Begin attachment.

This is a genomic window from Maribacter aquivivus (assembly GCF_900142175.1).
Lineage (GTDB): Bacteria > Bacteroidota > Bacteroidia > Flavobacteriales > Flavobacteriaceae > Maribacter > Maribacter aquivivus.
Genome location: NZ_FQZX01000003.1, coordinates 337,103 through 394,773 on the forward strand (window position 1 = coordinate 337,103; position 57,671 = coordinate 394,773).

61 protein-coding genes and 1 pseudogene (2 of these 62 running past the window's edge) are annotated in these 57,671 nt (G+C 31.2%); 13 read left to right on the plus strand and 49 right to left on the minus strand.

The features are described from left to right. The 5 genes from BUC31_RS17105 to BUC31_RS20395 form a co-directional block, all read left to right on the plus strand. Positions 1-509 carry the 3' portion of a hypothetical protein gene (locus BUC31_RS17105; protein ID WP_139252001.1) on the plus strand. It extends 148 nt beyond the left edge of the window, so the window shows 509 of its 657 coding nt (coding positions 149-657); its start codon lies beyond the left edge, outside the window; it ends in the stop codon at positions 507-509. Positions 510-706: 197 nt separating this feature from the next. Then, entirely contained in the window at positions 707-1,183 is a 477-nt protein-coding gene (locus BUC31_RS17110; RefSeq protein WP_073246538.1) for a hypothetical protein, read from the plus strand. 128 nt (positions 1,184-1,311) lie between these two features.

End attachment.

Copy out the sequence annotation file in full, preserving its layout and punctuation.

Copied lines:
This is a genomic window from Maribacter aquivivus (assembly GCF_900142175.1).
Lineage (GTDB): Bacteria > Bacteroidota > Bacteroidia > Flavobacteriales > Flavobacteriaceae > Maribacter > Maribacter aquivivus.
Genome location: NZ_FQZX01000003.1, coordinates 337,103 through 394,773 on the forward strand (window position 1 = coordinate 337,103; position 57,671 = coordinate 394,773).

61 protein-coding genes and 1 pseudogene (2 of these 62 running past the window's edge) are annotated in these 57,671 nt (G+C 31.2%); 13 read left to right on the plus strand and 49 right to left on the minus strand.

The features are described from left to right. The 5 genes from BUC31_RS17105 to BUC31_RS20395 form a co-directional block, all read left to right on the plus strand. Positions 1-509 carry the 3' portion of a hypothetical protein gene (locus BUC31_RS17105; protein ID WP_139252001.1) on the plus strand. It extends 148 nt beyond the left edge of the window, so the window shows 509 of its 657 coding nt (coding positions 149-657); its start codon lies beyond the left edge, outside the window; it ends in the stop codon at positions 507-509. Positions 510-706: 197 nt separating this feature from the next. Then, entirely contained in the window at positions 707-1,183 is a 477-nt protein-coding gene (locus BUC31_RS17110; RefSeq protein WP_073246538.1) for a hypothetical protein, read from the plus strand. 128 nt (positions 1,184-1,311) lie between these two features.